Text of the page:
Was this review helpful? Yes  No   Report this review
  • Anonymous

    Posted March 6, 2000

    An Insightful Look into the Soul of Doubt

    Although this tale is somewhat wooden in execution and its characters never come fully to life, and while the thrust of the tale, itself, is an intellectual rather than a visceral one, I was greatly moved by it. There is a tradition in the Talmud that four great sages sought to go beyond the realm of man's knowledge. One died. One went insane. One became a heretic. And only the great Akiba came out of it whole, only to be tortured to death by the Romans in the aftermath of the third abortive rebellion against the Empire. Well, Elisha ben Abuyah, the central character of this tale, is the one who became a heretic. He is recalled in the Talmud as a member of the Rabbinate who forsook his faith and people for the Greek way, thereby condemning himself, in life and memory, to excommunication and the label of heretic. This tale attempts to visualize what might have driven such a man and where it would have taken him in the end. The actions of the story are really quite commonplace until one gets to the final Roman war against the Jews in Palestine. But even these events are seen only from a distance. The real crux of this tale is the seeking and the life-events which might have underlay the tale of Elisha and help explain why he did what he did. His is the tale of the child of a Hellenized father, wrested at his father's death from the larger, intellectual Greek world and shoe-horned into a realm of orthodoxy in keeping with the narrow prejudices of his deceased mother's brother. His Greek learning aborted, Elisha becomes an enthusiastic student of his people's traditions rising, in time, to membership in the revered Sanhedrin. But the Greek seeds (or something else) have been planted and in time take root, pushing out the superimposed shrubbery of orthodxy. And Elisha begins to doubt and question. Unable to reconcile his restless questioning to the blind teachings of orthodxy, he seeks wider knowledge, causing a rift with the community of the orthodox. Driven into exile in Antioch he begins a life of study and inquiry, trying always to use his reason to erect an edifice in which he can wholeheartedly believe. But events catch up with him even as his understanding increases. There is a very fine rendering here of that process by which we try to understand the underpinnings of the world in which we exist and one sees clearly the metaphysical problems and Elisha's burden in grappling with them. He does seem a bit simple at times and one can't help thinking that this, in some sense, is the author's own tale, writ into a fable about a first century Jew in the Roman world. But it's all very compelling and, at times, riveting, especially as it captures the hellenistic world and its thought. But it's a book of ideas rather than people -- ideas which tear at all of us in the end.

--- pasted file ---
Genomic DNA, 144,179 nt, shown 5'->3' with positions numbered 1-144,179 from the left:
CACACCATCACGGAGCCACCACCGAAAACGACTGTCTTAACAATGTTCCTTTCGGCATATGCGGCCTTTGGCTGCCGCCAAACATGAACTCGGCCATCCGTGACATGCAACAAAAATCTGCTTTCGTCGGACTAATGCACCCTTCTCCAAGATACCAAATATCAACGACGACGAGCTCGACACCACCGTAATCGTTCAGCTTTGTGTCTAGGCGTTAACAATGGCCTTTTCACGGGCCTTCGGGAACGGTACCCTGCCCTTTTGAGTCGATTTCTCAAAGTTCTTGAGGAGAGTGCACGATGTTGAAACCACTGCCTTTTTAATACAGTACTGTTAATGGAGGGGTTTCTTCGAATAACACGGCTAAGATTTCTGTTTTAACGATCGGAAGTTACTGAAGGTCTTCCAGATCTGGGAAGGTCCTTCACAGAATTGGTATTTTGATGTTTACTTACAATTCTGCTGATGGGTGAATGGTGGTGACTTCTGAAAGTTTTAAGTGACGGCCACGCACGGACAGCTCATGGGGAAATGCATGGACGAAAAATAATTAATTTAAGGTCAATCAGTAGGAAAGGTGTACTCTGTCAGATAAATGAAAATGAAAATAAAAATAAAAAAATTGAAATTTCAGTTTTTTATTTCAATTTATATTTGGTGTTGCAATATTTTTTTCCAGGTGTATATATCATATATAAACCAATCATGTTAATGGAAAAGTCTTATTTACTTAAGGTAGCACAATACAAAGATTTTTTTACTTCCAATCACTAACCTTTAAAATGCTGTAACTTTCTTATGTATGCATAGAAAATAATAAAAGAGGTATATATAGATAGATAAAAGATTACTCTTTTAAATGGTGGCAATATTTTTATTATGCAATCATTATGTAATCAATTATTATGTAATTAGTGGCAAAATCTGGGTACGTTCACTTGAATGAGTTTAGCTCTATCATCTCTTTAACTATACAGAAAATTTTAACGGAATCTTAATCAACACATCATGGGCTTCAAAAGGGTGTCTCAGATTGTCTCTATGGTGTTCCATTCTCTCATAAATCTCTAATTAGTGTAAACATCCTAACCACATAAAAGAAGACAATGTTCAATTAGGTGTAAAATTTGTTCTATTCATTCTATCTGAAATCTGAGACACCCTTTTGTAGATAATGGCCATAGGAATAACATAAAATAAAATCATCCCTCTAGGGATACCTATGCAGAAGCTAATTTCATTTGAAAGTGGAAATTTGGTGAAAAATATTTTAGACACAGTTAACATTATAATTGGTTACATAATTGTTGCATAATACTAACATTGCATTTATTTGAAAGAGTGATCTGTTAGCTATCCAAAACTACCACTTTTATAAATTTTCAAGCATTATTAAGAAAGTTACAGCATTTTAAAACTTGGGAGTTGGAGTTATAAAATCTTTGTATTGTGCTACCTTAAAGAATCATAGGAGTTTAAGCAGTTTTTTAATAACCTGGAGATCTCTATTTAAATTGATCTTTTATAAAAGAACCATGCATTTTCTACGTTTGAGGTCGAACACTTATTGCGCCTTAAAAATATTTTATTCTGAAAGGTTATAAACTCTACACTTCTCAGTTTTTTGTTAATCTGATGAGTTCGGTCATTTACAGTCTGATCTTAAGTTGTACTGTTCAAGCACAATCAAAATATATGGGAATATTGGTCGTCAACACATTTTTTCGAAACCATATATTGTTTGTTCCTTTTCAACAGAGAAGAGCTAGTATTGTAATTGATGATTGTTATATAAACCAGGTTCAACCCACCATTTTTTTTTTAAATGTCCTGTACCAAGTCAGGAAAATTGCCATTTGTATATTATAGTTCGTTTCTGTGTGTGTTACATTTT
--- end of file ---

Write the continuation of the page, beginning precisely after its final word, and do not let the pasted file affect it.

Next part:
Was this review helpful? Yes  No   Report this review
Sort by: Showing all of 2 Customer Reviews
Page 1 of 1